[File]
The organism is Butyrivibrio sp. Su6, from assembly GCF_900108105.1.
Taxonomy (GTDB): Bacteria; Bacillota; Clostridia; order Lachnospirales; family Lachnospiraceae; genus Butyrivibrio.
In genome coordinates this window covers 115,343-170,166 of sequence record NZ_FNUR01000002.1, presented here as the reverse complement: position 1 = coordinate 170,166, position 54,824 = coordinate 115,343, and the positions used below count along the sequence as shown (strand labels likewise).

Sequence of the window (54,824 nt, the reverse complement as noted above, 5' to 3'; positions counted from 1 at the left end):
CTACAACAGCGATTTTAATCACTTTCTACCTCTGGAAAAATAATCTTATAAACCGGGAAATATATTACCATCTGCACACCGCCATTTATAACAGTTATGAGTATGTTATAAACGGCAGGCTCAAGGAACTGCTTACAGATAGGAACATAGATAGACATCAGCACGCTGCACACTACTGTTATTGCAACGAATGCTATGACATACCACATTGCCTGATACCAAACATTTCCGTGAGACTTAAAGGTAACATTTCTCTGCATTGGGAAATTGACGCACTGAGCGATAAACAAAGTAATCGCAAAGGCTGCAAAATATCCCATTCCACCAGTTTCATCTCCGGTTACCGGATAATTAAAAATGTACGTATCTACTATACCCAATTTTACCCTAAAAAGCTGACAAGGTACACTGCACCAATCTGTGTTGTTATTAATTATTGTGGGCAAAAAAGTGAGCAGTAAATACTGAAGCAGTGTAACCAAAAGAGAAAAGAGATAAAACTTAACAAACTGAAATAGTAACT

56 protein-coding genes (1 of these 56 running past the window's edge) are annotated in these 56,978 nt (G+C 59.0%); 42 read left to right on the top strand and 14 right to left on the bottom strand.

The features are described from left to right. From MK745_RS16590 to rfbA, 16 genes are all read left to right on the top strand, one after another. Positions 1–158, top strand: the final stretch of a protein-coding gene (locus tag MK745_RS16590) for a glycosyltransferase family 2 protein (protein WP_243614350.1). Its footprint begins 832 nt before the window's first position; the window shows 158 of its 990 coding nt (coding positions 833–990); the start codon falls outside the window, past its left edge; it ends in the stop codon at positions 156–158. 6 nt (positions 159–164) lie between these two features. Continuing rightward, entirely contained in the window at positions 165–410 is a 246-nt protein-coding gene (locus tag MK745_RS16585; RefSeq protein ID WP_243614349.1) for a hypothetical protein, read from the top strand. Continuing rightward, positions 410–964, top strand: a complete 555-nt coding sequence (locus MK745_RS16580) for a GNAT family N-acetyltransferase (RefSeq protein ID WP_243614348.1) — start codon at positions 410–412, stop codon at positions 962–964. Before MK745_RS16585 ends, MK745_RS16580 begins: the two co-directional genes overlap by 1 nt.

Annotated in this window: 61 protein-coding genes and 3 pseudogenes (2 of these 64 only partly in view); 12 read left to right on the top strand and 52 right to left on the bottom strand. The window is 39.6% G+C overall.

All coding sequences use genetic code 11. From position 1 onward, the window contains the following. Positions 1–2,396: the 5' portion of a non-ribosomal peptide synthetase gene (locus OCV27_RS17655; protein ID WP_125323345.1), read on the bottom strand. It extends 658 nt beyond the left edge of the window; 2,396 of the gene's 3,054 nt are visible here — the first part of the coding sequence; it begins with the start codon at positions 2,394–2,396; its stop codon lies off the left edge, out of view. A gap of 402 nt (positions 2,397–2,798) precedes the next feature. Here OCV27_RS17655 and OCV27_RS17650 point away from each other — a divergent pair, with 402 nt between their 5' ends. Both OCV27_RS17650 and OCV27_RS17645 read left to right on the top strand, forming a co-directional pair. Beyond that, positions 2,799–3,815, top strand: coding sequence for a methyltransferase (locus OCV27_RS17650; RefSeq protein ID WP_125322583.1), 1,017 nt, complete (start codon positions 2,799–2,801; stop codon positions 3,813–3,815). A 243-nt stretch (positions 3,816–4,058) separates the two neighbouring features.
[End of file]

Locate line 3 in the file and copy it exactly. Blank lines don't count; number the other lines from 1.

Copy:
In genome coordinates this window covers 115,343-170,166 of sequence record NZ_FNUR01000002.1, presented here as the reverse complement: position 1 = coordinate 170,166, position 54,824 = coordinate 115,343, and the positions used below count along the sequence as shown (strand labels likewise).